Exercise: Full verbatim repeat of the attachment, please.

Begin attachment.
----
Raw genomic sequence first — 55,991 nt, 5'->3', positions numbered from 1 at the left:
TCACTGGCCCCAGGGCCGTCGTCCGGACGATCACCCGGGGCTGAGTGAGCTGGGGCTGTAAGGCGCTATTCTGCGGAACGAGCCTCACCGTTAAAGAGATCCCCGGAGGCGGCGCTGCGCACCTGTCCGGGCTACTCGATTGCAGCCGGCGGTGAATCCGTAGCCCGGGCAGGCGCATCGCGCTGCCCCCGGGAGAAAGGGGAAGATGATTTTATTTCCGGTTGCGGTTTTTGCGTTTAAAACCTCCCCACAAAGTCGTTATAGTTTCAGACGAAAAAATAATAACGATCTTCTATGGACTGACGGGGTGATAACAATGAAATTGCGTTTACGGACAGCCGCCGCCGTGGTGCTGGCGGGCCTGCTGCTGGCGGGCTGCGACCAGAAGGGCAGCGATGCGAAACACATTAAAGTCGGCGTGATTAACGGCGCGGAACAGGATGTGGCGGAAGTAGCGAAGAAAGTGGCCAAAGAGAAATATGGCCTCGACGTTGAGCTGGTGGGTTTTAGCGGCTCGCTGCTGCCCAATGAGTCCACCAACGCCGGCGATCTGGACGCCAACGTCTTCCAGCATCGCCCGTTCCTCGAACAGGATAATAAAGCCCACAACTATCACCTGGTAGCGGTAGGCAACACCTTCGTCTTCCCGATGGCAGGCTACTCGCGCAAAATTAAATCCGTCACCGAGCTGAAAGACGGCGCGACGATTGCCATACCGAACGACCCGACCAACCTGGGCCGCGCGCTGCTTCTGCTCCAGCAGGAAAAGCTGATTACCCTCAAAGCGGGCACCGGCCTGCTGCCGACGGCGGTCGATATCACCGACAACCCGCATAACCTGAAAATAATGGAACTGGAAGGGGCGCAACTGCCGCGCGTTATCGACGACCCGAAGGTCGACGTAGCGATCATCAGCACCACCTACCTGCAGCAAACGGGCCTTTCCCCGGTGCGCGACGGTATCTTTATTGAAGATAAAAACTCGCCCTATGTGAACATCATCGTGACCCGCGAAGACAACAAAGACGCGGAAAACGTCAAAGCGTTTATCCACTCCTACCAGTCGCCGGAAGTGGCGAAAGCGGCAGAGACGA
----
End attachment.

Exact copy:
Raw genomic sequence first — 55,991 nt, 5'->3', positions numbered from 1 at the left:
TCACTGGCCCCAGGGCCGTCGTCCGGACGATCACCCGGGGCTGAGTGAGCTGGGGCTGTAAGGCGCTATTCTGCGGAACGAGCCTCACCGTTAAAGAGATCCCCGGAGGCGGCGCTGCGCACCTGTCCGGGCTACTCGATTGCAGCCGGCGGTGAATCCGTAGCCCGGGCAGGCGCATCGCGCTGCCCCCGGGAGAAAGGGGAAGATGATTTTATTTCCGGTTGCGGTTTTTGCGTTTAAAACCTCCCCACAAAGTCGTTATAGTTTCAGACGAAAAAATAATAACGATCTTCTATGGACTGACGGGGTGATAACAATGAAATTGCGTTTACGGACAGCCGCCGCCGTGGTGCTGGCGGGCCTGCTGCTGGCGGGCTGCGACCAGAAGGGCAGCGATGCGAAACACATTAAAGTCGGCGTGATTAACGGCGCGGAACAGGATGTGGCGGAAGTAGCGAAGAAAGTGGCCAAAGAGAAATATGGCCTCGACGTTGAGCTGGTGGGTTTTAGCGGCTCGCTGCTGCCCAATGAGTCCACCAACGCCGGCGATCTGGACGCCAACGTCTTCCAGCATCGCCCGTTCCTCGAACAGGATAATAAAGCCCACAACTATCACCTGGTAGCGGTAGGCAACACCTTCGTCTTCCCGATGGCAGGCTACTCGCGCAAAATTAAATCCGTCACCGAGCTGAAAGACGGCGCGACGATTGCCATACCGAACGACCCGACCAACCTGGGCCGCGCGCTGCTTCTGCTCCAGCAGGAAAAGCTGATTACCCTCAAAGCGGGCACCGGCCTGCTGCCGACGGCGGTCGATATCACCGACAACCCGCATAACCTGAAAATAATGGAACTGGAAGGGGCGCAACTGCCGCGCGTTATCGACGACCCGAAGGTCGACGTAGCGATCATCAGCACCACCTACCTGCAGCAAACGGGCCTTTCCCCGGTGCGCGACGGTATCTTTATTGAAGATAAAAACTCGCCCTATGTGAACATCATCGTGACCCGCGAAGACAACAAAGACGCGGAAAACGTCAAAGCGTTTATCCACTCCTACCAGTCGCCGGAAGTGGCGAAAGCGGCAGAGACGA